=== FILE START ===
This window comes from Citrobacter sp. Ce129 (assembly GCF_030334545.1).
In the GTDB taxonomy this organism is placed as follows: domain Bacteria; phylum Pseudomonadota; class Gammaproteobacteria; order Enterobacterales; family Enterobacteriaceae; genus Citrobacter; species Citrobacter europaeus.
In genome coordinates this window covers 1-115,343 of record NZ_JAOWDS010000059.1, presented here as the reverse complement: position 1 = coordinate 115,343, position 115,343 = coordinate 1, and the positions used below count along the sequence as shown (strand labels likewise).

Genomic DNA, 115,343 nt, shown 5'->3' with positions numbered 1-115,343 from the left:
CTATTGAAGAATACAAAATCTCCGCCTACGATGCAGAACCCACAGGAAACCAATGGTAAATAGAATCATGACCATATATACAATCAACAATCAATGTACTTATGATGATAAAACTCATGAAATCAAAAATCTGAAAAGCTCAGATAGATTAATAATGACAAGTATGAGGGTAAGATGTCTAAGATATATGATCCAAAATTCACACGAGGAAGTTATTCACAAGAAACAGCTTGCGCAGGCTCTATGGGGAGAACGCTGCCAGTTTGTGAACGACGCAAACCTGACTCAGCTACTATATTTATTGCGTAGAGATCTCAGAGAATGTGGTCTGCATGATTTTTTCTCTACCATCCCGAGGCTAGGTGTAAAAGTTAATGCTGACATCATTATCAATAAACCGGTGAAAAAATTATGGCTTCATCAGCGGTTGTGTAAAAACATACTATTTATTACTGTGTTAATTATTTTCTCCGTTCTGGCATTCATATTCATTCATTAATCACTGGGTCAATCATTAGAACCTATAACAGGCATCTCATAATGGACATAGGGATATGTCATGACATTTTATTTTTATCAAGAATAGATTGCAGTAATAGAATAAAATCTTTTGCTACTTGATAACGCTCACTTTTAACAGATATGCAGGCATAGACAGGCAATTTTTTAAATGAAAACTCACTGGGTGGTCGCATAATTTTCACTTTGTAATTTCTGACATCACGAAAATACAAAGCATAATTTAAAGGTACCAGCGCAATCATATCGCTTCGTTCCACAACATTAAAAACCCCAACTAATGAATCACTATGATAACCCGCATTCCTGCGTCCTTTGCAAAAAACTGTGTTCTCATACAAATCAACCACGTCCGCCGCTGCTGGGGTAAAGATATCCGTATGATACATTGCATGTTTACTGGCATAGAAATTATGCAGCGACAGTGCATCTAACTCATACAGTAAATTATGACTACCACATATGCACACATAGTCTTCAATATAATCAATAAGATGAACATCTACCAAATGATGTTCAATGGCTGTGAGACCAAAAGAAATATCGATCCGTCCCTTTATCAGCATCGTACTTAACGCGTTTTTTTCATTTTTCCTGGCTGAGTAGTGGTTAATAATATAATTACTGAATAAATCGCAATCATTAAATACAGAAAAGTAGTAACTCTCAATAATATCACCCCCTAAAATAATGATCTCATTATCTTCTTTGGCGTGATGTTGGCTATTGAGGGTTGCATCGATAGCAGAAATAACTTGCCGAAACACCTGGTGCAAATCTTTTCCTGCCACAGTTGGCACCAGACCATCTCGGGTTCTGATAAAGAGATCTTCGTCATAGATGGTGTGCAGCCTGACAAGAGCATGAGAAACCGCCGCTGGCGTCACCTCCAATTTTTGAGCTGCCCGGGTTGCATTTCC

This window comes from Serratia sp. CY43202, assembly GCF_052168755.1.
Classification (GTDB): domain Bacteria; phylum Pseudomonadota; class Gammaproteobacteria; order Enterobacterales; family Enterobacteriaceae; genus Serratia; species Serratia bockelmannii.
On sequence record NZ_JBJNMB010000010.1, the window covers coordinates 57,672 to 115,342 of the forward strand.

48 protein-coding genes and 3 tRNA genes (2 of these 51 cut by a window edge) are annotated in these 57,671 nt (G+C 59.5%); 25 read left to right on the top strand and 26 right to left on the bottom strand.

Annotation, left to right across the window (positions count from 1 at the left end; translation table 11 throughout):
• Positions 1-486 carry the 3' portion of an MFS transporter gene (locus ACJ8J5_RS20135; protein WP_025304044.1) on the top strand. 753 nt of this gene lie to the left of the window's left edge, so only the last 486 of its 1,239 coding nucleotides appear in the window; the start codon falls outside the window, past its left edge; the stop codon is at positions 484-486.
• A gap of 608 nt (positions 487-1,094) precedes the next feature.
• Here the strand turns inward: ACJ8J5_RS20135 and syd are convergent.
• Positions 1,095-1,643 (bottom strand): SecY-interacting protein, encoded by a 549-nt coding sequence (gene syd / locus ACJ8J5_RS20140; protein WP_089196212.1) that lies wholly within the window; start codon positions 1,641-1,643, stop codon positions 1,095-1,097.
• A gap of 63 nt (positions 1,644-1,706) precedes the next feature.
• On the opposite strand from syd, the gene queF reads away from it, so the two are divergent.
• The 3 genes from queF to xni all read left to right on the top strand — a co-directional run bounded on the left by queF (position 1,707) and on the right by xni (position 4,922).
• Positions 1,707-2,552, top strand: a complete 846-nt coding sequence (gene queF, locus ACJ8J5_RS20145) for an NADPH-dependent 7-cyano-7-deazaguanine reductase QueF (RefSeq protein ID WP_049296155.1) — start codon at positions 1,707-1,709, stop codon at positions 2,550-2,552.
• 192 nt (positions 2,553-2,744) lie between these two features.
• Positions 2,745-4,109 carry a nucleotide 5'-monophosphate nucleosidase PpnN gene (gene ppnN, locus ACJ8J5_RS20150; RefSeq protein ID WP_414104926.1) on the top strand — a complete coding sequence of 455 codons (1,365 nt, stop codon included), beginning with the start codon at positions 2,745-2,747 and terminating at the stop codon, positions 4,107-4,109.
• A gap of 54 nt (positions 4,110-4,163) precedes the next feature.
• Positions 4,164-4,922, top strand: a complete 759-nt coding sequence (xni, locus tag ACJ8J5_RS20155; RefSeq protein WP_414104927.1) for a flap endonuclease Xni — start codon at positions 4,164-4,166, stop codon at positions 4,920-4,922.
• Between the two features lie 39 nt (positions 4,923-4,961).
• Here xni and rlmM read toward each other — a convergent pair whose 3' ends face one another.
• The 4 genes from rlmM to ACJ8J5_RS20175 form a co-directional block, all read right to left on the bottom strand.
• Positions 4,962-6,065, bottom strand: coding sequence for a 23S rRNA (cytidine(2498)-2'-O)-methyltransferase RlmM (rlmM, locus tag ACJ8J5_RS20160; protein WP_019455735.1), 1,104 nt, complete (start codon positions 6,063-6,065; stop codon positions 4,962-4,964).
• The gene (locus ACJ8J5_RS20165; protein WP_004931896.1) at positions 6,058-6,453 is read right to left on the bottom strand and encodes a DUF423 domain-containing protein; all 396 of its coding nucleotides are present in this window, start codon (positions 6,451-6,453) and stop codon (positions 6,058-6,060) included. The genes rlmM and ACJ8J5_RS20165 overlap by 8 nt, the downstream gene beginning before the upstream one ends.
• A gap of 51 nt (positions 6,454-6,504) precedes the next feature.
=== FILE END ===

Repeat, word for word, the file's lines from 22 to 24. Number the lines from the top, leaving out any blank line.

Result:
• Positions 4,164-4,922, top strand: a complete 759-nt coding sequence (xni, locus tag ACJ8J5_RS20155; RefSeq protein WP_414104927.1) for a flap endonuclease Xni — start codon at positions 4,164-4,166, stop codon at positions 4,920-4,922.
• Between the two features lie 39 nt (positions 4,923-4,961).
• Here xni and rlmM read toward each other — a convergent pair whose 3' ends face one another.